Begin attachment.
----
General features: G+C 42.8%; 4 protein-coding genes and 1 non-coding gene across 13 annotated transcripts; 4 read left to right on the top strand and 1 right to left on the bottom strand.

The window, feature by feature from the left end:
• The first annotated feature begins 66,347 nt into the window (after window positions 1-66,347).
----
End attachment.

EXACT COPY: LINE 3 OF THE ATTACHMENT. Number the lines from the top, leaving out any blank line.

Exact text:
• The first annotated feature begins 66,347 nt into the window (after window positions 1-66,347).